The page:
1. General affordability (Goal 5). Placing downward pressure on the cost of living and improving housing affordability and availability by increasing the supply of land for housing and providing incentives to help make housing in NSW more affordable and housing stock more appropriate for people’s needs.

2. Housing assistance for most vulnerable households (Goal 13). To improve protection for the most vulnerable members of our community and break the cycle of disadvantage. Actions include reducing the number and rate of people who are homeless will require housing assistance through public, community and Aboriginal housing as well as private rental assistance such as bond assistance, but will also need comprehensive and integrated mental health, drug and alcohol and domestic violence services.

The Government has recently replaced the NSW 2021 plan with a small number of Premier’s and State priorities that include targets aimed at:

● Faster housing approvals

● Reducing youth homelessness

● Increasing housing supply across NSW

● Increasing the households transitioning out of social housing

As noted at the start of this paper, discussion of policies for specific vulnerable groups is outside the scope of this report.

However, affordable housing cannot be assessed separately from efficient resource use, provision of infrastructure, impact on environmental amenity and public revenues or indeed from macro-economic policy. Accordingly, seven policy objectives relating to housing are outlined below. These incorporate the three housing affordability issues noted above. Two of the six objectives are efficiency objectives: providing the housing and other outcomes that households want at least cost (given their income). Three are equity objectives to support households who cannot acquire adequate housing from their own resources. The sixth objective is a tax revenue objective that has elements of efficiency and equity. The seventh relates to the broader economy.

1. To provide the housing that households want at the lowest feasible price (efficiency objective).

2. To provide the infrastructure services and environment that households want at the lowest feasible price (also efficiency).

3. To support access to home ownership for low income households who seek home ownership (equity objective).

4. To provide low income households with access to adequate rental housing (equity).

5. To provide adequate housing to households with high needs (physical, mental or social problems) and often very low income who require assistance and tenure security as well as homes (equity).

6. To raise tax revenue as efficiently and equitably as possible (efficiency and equity).

7. To maintain macro-economic stability.

These objectives require some further detail. The first two objectives are essentially part of one overall objective to provide the housing and environment that households want at least overall social cost. In other words, to maximize the value of a development inclusive of accounting for all direct and third party costs.

The efficient allocation of housing embodied in the first two objectives also has implications for broader economic efficiency, which is a major theme of the OECD review of housing policies (Andrews et al. 2011). The ease of moving houses has important implications for the functioning of the labour market, job matching and the efficient allocation of human capital. There is a positive relationship between residential mobility and the reallocation of labour.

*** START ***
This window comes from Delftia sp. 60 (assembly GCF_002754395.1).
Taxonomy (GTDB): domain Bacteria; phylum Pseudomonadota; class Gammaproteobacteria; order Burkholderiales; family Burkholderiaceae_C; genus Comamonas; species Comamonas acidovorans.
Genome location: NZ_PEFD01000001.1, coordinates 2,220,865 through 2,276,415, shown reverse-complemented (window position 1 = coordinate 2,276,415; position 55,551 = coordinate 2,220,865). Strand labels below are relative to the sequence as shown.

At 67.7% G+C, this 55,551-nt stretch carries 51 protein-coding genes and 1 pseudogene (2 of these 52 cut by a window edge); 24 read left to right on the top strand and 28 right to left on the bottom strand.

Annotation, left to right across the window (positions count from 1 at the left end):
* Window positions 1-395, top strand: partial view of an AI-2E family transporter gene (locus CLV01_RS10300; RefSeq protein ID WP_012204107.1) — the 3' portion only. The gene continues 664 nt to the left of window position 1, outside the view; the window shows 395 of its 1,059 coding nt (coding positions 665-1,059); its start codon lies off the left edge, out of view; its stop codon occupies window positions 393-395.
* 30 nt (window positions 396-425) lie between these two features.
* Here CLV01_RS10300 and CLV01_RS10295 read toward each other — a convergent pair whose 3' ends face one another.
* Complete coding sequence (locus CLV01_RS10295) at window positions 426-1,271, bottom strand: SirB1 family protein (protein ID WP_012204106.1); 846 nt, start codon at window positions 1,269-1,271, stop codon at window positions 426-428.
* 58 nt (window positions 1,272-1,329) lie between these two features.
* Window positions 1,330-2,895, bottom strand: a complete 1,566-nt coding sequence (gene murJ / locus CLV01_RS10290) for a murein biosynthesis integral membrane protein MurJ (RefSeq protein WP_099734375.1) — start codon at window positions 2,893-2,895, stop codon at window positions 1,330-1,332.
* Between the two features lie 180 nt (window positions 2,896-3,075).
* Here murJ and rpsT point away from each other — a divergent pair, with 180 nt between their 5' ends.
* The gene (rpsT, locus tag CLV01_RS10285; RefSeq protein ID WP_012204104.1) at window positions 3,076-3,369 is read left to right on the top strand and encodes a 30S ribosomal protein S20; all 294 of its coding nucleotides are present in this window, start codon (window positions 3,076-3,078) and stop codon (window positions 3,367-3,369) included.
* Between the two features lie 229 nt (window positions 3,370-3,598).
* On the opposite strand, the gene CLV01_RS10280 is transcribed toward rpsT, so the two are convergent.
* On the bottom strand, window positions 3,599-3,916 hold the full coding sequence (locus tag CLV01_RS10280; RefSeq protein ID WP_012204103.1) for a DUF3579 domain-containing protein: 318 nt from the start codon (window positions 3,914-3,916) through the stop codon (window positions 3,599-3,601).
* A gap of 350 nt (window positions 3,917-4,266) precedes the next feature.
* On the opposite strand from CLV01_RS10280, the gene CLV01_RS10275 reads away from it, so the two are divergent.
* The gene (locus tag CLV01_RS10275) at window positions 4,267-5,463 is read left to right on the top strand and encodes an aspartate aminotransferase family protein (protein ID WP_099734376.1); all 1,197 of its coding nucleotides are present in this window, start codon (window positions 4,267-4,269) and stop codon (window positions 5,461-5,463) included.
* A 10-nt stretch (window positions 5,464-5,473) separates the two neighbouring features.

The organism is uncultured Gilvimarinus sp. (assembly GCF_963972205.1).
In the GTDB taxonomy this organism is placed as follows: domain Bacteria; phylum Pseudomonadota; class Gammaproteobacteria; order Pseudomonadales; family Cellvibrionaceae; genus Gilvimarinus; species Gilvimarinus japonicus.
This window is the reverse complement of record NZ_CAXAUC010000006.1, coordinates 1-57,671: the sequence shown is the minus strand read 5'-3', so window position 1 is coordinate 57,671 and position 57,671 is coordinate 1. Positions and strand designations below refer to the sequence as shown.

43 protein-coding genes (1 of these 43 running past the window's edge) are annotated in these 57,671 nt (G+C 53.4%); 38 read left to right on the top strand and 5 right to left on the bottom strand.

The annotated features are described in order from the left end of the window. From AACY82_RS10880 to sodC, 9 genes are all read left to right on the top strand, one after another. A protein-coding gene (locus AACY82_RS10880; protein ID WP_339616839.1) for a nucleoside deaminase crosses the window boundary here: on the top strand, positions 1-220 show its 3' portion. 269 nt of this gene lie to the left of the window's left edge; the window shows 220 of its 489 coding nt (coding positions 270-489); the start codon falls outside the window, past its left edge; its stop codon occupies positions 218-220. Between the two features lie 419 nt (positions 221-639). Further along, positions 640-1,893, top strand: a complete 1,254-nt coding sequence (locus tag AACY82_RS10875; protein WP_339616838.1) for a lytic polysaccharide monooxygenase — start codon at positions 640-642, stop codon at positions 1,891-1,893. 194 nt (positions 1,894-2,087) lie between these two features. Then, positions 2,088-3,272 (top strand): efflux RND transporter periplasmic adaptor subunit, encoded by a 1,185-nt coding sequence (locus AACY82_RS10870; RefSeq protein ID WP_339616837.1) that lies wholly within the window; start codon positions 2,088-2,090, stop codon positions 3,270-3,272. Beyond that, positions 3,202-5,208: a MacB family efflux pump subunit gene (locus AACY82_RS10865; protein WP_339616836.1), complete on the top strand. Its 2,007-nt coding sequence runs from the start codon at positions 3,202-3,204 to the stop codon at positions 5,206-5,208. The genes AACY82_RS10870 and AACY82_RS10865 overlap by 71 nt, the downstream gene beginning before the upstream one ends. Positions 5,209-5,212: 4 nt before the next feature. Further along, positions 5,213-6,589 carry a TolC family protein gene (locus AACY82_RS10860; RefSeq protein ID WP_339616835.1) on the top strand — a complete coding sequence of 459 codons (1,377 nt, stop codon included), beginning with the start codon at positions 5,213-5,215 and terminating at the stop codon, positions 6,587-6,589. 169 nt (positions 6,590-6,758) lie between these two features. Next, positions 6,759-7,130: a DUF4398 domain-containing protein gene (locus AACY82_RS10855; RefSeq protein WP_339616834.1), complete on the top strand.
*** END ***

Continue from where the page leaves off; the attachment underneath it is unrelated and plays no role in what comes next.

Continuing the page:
Given that existing home owners are already well subsidized (Abelson and Joyeux, 2007), the principal target for objective (3) is principally first-time home owners on lower incomes, who face affordability challenges to meet the cost of a deposit and payments of principal in the first years of ownership. It should be noted that support for first home-owners may also provide some efficiency benefits in terms of better adjusted and more socially inclusive households.

In terms of objectives (4) and (5), the principal issue is the amount of adequate housing at reasonable prices that warrant some government support. However, it is not practical to assist all renting households in the lowest two income quintiles and indeed not a priority to assist households with rising income and only temporary housing stress (see Chapter 3). Thus, some prioritization towards the households with most needs is essential.

Andrews et al. (2011) describe the sixth objective to raise tax revenue from housing as a “non-housing objective”. Nevertheless, it is a critical objective and taxation of housing needs to be designed both to minimise deadweight loss from taxes and to account for equity issues.

Macro-economic stability may also be described as “non-housing objective”. Extreme house price volatility can have macro-economic consequences, typically by a house price bubble leading to a crash as occurred in 2007-08 in the United States with global economic consequences.

It may be noted that policy makers may have other objectives. For example, two reviewers of an earlier draft suggested that social diversity is, or should be, an important planning and housing affordability objective. This point is recognized, but not discussed in any detail in this paper.

Four further points may be made:

● Given the large number of objectives, the optimal strategy is likely to contain a mixture of policies.

● Policy makers may give more of less weight to each of these objectives and hence to preferred policies.

● Ideally preferred policies would apply in the short, medium and long run. However, it may take time to achieve preferred policies. The focus in this paper is on the medium term, what can be achieved in say five or so years.